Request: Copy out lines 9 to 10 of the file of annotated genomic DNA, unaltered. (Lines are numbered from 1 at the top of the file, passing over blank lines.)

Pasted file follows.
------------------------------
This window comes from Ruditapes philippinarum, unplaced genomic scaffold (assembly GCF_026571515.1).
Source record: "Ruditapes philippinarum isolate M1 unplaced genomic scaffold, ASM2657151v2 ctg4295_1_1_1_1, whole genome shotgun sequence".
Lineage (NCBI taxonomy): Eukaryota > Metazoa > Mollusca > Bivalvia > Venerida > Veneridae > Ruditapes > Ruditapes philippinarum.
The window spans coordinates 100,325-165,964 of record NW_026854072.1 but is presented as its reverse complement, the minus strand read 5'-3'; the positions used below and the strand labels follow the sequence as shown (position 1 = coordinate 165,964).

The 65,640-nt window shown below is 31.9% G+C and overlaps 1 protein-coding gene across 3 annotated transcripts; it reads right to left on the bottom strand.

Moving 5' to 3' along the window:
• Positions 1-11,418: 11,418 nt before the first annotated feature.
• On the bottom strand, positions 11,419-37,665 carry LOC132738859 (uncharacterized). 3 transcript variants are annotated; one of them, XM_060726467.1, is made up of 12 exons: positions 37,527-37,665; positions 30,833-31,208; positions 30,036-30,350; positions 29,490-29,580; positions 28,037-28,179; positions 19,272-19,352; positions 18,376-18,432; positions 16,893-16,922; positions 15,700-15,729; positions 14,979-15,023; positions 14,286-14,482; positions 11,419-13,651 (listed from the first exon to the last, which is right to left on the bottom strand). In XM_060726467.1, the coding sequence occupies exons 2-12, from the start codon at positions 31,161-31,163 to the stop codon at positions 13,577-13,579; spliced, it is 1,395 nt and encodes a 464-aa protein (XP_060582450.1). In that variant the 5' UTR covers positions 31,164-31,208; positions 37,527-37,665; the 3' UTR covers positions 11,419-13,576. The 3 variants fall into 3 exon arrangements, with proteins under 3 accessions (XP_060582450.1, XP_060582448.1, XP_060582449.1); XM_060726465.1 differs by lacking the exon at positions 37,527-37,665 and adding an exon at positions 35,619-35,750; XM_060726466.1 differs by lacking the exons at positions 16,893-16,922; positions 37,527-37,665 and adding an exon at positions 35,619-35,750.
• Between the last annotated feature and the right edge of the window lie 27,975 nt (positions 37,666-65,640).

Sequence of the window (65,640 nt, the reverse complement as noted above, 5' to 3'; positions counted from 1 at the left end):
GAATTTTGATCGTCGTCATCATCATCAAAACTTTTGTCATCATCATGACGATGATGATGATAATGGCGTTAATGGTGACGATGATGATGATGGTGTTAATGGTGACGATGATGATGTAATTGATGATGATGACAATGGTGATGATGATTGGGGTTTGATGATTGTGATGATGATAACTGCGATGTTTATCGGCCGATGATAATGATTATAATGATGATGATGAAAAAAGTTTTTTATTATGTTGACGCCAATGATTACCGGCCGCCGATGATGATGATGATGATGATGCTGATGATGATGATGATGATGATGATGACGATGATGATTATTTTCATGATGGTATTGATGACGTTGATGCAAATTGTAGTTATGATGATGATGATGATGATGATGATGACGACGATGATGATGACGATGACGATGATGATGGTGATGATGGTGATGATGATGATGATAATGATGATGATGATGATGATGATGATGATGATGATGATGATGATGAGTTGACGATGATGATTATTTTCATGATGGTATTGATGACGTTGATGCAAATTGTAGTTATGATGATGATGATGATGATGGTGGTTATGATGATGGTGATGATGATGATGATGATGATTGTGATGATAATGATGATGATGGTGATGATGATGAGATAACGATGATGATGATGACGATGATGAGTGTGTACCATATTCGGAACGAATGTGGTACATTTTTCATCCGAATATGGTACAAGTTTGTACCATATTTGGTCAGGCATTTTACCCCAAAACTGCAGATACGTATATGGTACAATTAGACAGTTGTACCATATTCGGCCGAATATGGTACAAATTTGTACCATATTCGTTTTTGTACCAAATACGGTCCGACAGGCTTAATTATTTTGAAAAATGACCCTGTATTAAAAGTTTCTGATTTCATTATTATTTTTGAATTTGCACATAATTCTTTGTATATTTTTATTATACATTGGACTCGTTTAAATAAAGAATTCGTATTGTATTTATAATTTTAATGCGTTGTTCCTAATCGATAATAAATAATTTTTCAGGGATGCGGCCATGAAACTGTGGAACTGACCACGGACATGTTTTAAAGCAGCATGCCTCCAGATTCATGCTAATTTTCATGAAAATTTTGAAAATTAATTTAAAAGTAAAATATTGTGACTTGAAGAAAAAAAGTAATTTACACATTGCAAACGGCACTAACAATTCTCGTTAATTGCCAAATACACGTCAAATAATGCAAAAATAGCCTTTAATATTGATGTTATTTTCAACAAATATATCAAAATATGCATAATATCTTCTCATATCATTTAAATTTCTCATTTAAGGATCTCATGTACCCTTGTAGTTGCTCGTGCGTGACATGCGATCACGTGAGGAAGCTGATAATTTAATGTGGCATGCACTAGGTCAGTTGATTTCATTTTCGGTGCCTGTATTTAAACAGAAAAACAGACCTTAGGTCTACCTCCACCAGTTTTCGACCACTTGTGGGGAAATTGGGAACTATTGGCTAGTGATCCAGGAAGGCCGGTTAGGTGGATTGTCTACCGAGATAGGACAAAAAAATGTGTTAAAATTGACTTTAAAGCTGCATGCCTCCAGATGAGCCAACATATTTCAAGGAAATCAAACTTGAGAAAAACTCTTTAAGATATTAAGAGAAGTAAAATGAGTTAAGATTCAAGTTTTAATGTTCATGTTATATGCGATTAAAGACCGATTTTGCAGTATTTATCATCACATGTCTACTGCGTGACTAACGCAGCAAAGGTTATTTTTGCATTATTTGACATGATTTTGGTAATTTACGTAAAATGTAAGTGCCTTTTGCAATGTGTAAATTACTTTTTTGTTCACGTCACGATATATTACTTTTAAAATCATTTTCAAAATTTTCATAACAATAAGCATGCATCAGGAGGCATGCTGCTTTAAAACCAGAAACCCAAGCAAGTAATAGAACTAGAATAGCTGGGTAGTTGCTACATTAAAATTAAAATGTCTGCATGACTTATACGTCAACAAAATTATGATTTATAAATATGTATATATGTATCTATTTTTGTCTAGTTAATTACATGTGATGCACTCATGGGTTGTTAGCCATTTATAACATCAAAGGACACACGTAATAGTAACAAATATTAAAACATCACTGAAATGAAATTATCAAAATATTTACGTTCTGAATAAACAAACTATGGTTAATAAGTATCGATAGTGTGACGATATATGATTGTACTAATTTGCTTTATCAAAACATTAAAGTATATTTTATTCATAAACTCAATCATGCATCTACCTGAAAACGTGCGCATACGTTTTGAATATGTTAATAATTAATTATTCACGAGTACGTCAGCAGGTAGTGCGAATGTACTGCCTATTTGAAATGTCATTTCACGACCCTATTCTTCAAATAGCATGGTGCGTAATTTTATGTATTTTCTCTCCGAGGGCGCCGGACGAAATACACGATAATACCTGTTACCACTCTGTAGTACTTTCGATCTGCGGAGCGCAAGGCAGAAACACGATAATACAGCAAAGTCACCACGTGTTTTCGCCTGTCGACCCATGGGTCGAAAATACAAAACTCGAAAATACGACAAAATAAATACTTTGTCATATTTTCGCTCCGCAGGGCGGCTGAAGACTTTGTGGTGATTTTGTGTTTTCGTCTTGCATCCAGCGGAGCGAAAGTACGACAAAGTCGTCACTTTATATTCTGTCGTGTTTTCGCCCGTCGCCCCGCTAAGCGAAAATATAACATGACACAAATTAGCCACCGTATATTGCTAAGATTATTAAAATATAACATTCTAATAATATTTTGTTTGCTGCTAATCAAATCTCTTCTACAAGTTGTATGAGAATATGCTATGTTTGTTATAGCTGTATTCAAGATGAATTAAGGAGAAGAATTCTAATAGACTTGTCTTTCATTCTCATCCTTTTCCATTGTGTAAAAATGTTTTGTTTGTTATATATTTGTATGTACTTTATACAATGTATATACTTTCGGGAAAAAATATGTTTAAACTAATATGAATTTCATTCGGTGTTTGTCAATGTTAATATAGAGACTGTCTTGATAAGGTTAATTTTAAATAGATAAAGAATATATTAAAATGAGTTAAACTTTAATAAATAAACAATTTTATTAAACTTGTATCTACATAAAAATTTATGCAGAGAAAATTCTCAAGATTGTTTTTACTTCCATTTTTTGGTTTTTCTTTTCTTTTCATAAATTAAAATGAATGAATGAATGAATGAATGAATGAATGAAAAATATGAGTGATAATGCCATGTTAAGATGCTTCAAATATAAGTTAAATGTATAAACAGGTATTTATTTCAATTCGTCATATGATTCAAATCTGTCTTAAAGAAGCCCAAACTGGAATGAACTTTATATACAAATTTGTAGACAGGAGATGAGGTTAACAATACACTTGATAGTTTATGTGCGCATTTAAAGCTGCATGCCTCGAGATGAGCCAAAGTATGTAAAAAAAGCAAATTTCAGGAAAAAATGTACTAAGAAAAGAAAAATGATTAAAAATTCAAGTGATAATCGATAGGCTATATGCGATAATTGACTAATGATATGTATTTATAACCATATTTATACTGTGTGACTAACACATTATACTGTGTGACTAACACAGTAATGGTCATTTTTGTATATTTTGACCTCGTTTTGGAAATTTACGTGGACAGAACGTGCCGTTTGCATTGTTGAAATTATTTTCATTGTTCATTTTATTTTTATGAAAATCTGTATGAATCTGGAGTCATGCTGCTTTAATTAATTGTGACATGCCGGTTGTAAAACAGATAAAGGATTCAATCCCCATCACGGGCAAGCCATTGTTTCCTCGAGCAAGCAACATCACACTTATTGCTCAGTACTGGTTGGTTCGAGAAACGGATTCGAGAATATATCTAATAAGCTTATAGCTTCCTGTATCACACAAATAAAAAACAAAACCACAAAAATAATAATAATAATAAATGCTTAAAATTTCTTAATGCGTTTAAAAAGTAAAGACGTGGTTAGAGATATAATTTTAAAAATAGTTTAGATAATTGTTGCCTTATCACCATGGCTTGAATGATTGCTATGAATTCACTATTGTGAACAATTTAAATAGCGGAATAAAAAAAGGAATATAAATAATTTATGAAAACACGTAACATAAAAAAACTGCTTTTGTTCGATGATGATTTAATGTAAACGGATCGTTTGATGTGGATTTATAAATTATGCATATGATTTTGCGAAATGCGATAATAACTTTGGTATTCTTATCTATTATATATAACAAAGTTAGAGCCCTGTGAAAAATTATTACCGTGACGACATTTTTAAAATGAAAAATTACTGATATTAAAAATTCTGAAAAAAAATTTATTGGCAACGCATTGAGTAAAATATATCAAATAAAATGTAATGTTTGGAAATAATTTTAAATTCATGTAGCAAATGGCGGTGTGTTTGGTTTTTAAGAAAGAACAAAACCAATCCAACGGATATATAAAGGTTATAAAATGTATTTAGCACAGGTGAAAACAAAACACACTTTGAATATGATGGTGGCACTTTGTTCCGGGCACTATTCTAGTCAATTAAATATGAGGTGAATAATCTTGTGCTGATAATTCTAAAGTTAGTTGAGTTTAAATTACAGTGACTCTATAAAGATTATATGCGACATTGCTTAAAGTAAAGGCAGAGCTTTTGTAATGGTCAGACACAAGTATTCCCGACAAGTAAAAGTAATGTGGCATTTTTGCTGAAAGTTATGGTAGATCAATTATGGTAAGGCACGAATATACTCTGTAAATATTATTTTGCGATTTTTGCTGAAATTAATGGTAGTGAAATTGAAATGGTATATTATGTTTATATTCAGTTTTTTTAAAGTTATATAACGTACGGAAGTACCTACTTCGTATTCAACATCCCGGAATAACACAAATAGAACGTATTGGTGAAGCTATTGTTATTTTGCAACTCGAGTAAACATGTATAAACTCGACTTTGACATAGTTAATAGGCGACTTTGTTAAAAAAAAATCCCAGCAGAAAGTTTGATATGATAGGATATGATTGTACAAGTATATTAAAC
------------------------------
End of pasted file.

• Between the last annotated feature and the right edge of the window lie 27,975 nt (positions 37,666-65,640).

Sequence of the window (65,640 nt, the reverse complement as noted above, 5' to 3'; positions counted from 1 at the left end):